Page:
Co-Centre for Climate + Biodiversity + Water officially launched

Deputy Director Ed Hawkins with Co-Directors Prof. Yvonne Buckley and Mark Emmerson at the launch.

The new Co-Centre will deliver solutions to the most pressing challenges posed by climate change, biodiversity decline and water degradation across Ireland, Northern Ireland and Great Britain.

Over 100 researchers, industry leaders and policy partners from across Ireland, Northern Ireland and Great Britain are gathering for the first time to celebrate the Co-Centre for Climate + Biodiversity + Water today, where they will draw up project plans for integrated solutions to the most pressing common challenges of climate change, biodiversity decline and water degradation.

The €41.3 million Co-Centre, initially funded for six years by the Government of Ireland (Science Foundation Ireland and Shared Island Fund); the Northern Ireland Department of Agriculture, Environment & Rural Affairs; and UK Research & Innovation. In addition, the project will also receive more than 30% co-funding from over 30 industry partners. The Co-Centre is a collaboration between Trinity College Dublin and Queen’s University Belfast, and University of Reading, UK.

The Co-Centre is one of the first international research centres to bring researchers across Ireland, Northern Ireland and Great Britain together at such scale. The Co-Centre is placed to address challenges around maintaining a stable and liveable climate, securing and restoring biodiversity and the ecosystem services provided by nature, adapting to climate change, and reversing water degradation, which require collaborative cross-border approaches.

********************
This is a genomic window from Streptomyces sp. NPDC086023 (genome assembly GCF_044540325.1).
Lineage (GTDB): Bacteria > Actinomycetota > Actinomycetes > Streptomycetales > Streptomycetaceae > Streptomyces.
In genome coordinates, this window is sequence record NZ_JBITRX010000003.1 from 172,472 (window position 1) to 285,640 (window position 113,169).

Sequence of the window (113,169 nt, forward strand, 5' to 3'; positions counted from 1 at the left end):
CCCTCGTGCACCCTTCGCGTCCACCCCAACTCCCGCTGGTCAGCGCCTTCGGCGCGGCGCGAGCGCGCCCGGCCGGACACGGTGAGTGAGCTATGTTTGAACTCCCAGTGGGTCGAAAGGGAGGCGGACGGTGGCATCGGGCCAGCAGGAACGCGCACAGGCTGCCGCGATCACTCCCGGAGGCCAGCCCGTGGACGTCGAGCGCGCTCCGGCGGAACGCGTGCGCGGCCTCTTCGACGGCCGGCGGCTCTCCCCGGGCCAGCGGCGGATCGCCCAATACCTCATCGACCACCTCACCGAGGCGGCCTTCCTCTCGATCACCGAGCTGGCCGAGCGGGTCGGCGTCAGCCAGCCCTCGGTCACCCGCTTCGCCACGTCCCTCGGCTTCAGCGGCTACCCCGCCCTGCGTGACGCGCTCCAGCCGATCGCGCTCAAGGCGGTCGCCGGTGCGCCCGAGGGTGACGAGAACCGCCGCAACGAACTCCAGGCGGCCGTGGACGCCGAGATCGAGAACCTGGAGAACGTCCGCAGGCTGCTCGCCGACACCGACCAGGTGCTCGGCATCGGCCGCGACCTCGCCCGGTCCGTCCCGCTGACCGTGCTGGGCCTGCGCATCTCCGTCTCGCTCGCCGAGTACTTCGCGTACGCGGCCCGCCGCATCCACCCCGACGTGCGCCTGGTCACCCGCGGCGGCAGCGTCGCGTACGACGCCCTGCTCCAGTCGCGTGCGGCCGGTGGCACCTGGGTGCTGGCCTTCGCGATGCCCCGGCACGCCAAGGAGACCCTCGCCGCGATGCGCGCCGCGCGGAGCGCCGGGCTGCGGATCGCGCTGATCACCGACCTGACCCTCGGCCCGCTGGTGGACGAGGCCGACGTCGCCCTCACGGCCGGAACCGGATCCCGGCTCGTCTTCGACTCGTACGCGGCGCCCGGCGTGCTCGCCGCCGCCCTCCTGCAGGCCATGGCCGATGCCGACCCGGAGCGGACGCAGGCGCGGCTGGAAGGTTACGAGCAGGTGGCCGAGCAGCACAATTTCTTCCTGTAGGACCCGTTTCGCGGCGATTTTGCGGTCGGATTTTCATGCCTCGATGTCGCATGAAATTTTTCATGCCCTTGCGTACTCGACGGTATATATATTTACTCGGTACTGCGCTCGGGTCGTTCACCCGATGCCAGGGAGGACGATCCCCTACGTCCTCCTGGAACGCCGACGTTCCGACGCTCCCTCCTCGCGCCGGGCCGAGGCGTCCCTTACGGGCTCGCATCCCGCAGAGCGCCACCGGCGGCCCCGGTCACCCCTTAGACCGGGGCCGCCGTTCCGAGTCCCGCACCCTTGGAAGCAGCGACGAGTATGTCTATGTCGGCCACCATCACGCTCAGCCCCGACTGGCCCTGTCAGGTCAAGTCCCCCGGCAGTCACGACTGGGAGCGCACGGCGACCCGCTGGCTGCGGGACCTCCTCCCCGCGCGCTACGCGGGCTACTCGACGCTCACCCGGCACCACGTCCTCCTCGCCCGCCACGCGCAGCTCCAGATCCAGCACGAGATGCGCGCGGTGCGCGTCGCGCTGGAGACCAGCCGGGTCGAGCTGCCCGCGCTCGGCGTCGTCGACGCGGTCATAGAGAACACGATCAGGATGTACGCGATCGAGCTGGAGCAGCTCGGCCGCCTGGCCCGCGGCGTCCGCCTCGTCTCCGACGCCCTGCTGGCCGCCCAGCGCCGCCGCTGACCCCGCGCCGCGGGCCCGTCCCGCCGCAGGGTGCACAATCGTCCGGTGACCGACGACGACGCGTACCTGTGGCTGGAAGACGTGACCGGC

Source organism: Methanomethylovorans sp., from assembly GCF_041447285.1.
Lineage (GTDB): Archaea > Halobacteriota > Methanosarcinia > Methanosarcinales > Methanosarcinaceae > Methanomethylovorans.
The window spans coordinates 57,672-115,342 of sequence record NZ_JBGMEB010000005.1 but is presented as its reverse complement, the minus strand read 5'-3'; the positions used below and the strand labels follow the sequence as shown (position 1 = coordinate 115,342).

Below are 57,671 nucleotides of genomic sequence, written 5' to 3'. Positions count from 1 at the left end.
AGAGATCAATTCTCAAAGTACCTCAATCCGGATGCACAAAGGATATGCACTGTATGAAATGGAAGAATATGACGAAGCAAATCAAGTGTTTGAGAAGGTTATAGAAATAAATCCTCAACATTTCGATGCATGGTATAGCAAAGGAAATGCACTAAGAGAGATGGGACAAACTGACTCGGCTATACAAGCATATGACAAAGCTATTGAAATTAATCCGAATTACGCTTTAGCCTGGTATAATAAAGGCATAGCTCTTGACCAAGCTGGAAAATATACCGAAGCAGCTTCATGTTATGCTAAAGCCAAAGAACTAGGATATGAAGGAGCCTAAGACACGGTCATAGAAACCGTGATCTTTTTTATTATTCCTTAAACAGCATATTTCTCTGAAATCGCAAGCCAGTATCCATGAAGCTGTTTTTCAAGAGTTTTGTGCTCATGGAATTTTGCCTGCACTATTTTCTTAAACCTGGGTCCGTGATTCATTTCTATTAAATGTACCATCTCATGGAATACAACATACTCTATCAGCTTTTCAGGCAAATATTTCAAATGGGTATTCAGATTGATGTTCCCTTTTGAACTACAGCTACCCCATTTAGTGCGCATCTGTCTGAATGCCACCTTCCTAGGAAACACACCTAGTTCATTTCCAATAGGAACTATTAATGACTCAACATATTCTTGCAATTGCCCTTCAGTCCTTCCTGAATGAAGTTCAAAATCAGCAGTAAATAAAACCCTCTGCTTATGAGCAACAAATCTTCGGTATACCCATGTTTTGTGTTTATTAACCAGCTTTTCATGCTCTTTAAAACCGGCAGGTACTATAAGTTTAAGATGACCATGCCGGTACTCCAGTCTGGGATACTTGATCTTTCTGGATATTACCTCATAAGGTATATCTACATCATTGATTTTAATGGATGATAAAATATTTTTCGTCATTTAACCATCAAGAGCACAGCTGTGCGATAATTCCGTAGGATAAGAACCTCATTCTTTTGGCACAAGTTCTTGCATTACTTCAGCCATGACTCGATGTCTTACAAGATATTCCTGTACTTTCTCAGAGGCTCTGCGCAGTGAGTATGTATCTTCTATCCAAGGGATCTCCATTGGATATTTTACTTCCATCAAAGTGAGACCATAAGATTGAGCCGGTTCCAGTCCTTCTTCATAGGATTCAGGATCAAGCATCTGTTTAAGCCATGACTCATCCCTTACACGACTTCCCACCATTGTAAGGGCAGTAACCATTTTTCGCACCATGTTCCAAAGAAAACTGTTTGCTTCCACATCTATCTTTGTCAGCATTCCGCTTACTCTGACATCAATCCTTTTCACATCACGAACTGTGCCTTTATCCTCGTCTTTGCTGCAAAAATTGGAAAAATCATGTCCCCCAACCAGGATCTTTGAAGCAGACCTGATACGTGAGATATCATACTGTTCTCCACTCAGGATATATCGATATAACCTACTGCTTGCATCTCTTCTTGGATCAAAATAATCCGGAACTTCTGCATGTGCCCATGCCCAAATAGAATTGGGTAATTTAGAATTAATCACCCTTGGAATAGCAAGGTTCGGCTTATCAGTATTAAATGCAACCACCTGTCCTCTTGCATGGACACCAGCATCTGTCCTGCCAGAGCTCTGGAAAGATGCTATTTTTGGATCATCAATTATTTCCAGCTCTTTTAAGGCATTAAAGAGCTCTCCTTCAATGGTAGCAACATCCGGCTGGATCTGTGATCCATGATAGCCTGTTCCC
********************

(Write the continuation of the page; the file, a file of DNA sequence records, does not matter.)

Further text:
Co-Director of the Co-Centre for Climate + Biodiversity + Water, Professor Yvonne Buckley, Trinity, said:

“This launch event serves as a timely call to action – for researchers, industries in all sectors, and those working across government, to come together to co-develop research projects that will help us find new ways to solve myriad climate, biodiversity and water challenges.

“Over the next six years the unique combination of disciplines, skills and implementation pathways linked to the Co-Centre will deliver societal impacts that stretch far into the future. It is the vision and commitment to this cause of the researchers, industry leaders and policy developers who are involved that will be key to tackling the challenges we face now and in the coming decades. We have an important two days ahead.”

Co-Director of the Co-Centre, Professor Mark Emmerson, Queen’s University Belfast, said:

“We need a step change in how we harness our collective resources to tackle challenges around sustainable agriculture and rural livelihoods, the impacts of new products and processes on our planetary life support systems, implementation of known solutions, and the development of effective new solutions that can be fairly and rapidly adopted across society.”

Deputy Director Professor Ed Hawkins, University of Reading, said:

“The challenges we face on these islands do not stop at lines on a map. The joint Ireland-UK Co-Centre is a much-needed opportunity to bring together research across borders on the risks from – and solutions to – the myriad of climate, biodiversity and water issues facing society.”

SFI’s Director of Science for the Economy, Dr Siobhán Roche, said: